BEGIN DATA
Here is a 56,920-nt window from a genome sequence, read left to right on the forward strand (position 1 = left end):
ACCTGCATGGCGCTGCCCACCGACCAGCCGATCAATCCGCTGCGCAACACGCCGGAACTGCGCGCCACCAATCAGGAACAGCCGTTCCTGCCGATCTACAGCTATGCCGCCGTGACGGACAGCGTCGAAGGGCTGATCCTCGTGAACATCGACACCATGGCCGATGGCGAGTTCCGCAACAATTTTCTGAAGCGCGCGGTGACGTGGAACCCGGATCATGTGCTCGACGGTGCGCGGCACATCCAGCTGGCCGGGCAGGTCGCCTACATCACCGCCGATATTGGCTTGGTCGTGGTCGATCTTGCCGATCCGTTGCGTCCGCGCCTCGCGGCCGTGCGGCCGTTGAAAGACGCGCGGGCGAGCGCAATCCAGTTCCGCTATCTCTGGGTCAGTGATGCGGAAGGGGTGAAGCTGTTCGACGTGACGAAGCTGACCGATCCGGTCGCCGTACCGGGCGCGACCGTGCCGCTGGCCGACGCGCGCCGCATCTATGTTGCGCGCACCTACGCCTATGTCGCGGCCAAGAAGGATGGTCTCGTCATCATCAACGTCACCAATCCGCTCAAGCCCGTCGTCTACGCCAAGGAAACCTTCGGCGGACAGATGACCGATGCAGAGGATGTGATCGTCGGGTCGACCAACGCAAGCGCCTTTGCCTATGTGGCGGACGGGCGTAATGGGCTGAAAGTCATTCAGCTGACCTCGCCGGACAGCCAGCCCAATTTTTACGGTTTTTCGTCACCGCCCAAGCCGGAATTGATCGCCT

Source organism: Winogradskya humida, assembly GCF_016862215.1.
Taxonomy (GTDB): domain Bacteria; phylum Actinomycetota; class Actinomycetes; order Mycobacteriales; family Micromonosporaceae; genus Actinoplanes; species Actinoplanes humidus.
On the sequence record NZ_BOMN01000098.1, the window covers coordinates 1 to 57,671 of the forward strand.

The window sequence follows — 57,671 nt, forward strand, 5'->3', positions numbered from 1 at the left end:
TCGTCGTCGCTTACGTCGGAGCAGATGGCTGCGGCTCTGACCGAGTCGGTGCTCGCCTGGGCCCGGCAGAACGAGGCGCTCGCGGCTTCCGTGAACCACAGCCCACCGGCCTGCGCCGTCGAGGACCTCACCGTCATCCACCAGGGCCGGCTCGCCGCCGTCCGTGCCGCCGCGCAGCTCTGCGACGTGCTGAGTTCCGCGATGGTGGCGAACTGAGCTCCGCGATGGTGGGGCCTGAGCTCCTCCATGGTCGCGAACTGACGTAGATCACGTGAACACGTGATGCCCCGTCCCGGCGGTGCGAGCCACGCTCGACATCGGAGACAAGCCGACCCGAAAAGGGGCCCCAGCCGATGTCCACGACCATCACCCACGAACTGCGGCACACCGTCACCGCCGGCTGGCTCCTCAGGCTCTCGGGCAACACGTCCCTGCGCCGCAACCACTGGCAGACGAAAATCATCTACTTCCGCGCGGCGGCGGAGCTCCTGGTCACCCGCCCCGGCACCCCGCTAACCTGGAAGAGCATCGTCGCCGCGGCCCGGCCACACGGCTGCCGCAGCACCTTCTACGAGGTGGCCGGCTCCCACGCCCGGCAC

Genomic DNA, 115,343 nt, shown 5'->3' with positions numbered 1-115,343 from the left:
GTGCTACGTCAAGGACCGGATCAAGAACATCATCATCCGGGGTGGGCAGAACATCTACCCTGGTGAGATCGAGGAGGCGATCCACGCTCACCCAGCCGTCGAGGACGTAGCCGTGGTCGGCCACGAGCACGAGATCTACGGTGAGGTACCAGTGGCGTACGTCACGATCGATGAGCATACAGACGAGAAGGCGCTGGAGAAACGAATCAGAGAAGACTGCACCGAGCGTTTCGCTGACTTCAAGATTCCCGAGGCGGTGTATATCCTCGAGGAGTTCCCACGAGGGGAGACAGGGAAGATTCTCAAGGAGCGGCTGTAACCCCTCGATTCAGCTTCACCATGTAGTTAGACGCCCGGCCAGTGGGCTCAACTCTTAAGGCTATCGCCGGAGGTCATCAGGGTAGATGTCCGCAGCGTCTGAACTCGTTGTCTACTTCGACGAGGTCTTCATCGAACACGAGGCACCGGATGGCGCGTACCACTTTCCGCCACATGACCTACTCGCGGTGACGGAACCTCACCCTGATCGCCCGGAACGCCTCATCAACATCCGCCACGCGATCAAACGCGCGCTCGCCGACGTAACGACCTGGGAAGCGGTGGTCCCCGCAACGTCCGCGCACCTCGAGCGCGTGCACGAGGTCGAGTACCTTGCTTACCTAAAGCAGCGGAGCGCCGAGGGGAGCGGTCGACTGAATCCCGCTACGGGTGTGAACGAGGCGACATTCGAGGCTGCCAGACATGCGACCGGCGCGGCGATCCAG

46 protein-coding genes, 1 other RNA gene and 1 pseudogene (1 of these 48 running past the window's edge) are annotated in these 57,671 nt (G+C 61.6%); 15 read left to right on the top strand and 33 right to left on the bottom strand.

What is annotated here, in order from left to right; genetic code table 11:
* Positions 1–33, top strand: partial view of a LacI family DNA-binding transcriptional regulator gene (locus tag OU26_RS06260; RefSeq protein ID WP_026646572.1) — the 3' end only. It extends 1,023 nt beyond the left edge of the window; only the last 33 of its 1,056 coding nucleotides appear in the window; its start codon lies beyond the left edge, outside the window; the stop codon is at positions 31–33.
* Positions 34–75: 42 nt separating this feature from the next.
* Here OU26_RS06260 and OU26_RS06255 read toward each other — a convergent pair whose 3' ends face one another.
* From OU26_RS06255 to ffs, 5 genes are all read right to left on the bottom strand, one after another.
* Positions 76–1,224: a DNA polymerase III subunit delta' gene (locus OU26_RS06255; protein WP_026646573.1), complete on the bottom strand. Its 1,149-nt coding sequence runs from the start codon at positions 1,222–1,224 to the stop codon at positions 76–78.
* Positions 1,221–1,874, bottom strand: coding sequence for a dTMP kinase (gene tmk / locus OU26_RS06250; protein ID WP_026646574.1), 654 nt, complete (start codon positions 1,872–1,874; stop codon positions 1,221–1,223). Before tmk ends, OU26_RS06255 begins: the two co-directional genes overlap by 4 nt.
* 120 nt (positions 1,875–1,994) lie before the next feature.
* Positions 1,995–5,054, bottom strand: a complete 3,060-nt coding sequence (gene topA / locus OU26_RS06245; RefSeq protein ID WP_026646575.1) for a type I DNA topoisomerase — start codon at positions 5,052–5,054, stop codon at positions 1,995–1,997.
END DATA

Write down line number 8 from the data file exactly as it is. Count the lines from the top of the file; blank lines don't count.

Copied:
Genomic DNA, 115,343 nt, shown 5'->3' with positions numbered 1-115,343 from the left: